The attorney’s also added that if Jones’ legal team “had engaged in even minimal due diligence and actually reviewed the materials before production, they would have found the images themselves,” continuing, “Because the Jones Defendants did not do that, they transmitted images to the plaintiffs that if they were knowingly possessed is a serious federal crime.”
Jones Responds in Show
The court documents said that the plaintiff’s legal team told Jones’ lawyer, Norm Pattis, about finding the child pornography. Pattis then told Jones, who talked about it on The Alex Jones Show on Friday.
“The FBI looked at and said we’re the victim, it was hidden in Sandy Hook emails threatening us, that was child porn,” Jones said. “So it’s on the record we were sent child porn we’re not involved in child porn.”
However, Jones appeared to contradict that statement shortly after by claiming that the emails were planted by the families lawyers. “You’re trying to set me up with child porn, I’m gunna get your ass,” Jones said, after firing off a series of expletives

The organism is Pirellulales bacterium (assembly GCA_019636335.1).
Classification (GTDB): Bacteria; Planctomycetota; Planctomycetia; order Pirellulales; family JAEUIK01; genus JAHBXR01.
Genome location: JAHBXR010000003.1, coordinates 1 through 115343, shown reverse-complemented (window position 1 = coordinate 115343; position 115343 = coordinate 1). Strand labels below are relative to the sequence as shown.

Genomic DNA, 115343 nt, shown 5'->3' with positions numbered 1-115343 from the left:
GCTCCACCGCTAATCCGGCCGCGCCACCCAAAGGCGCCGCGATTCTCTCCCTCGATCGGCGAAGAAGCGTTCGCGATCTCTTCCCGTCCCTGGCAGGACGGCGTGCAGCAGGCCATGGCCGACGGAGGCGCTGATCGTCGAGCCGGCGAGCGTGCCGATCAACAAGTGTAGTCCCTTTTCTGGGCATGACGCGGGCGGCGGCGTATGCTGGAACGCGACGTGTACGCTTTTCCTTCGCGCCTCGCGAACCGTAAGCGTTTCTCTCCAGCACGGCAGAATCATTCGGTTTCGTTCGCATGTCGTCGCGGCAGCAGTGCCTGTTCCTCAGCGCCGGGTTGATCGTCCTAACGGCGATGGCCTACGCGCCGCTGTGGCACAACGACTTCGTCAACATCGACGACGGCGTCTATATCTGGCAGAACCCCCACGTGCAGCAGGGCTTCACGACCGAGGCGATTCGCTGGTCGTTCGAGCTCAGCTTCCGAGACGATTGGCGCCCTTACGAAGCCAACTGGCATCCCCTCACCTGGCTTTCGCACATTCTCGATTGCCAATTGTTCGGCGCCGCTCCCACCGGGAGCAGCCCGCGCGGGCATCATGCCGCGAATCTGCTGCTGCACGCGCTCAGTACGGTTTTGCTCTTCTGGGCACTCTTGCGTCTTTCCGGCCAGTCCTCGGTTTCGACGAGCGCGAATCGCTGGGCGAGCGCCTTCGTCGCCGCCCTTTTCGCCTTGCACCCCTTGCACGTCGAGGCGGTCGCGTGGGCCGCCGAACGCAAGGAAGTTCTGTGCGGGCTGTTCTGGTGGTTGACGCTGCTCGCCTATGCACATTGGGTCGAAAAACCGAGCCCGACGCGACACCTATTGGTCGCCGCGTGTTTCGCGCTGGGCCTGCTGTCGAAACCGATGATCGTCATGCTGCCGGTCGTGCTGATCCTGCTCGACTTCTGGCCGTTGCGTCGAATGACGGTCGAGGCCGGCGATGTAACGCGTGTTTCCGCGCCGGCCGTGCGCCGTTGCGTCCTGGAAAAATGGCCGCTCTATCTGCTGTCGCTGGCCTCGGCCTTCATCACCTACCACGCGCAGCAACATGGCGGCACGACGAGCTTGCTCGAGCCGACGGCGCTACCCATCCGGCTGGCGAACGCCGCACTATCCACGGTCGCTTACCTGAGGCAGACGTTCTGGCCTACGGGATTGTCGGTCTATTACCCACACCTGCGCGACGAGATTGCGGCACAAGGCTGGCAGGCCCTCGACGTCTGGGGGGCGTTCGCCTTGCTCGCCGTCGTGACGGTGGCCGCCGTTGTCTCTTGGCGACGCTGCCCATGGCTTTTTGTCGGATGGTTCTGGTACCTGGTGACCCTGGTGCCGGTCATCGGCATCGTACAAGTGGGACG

A little later, Jones specifically named one of the attorneys that represents the families, Chris Mattei. Jones showed a picture of Mattei’s face, then slammed his fist on the photo. “What a good American, what a good boy,” Jones said mockingly. “I’m gonna kill…” he yelled, then trailed off.
Plaintiffs Accuse Jones of Threatening Mattei
In the same court document from Monday, the attorneys for the Sandy Hook families accused Jones of threatening Mattei and his firm.
“Alex Jones broadcast two segments of The Alex Jones Show identifying Attorney Chris Mattei by name and showing a picture of him, falsely claiming that Attorney Mattei tried to frame Jones by planting child pornography in discovery materials produced by Jones, distorting what actually occurred in the discovery process in this case,” the lawyers wrote.
“Here, threats against counsel have been made on air to a very large audience,” they added.
Pattis reportedly responded in a statement claiming that Jones did not threaten Mattei, and said Jones apologized for the statements he made on his show the next day.
Also during his show on Saturday, Jones said: “I’m not saying that the lawyers for the Sandy Hook families set me up or did this.”
Editor’s Note: At Rogue Rocket, we make it a point to not include the names and pictures of mass murders or suspected mass murderers who may have been seeking attention or infamy. Therefore, we will not be linking to other sources, as they may contain these details.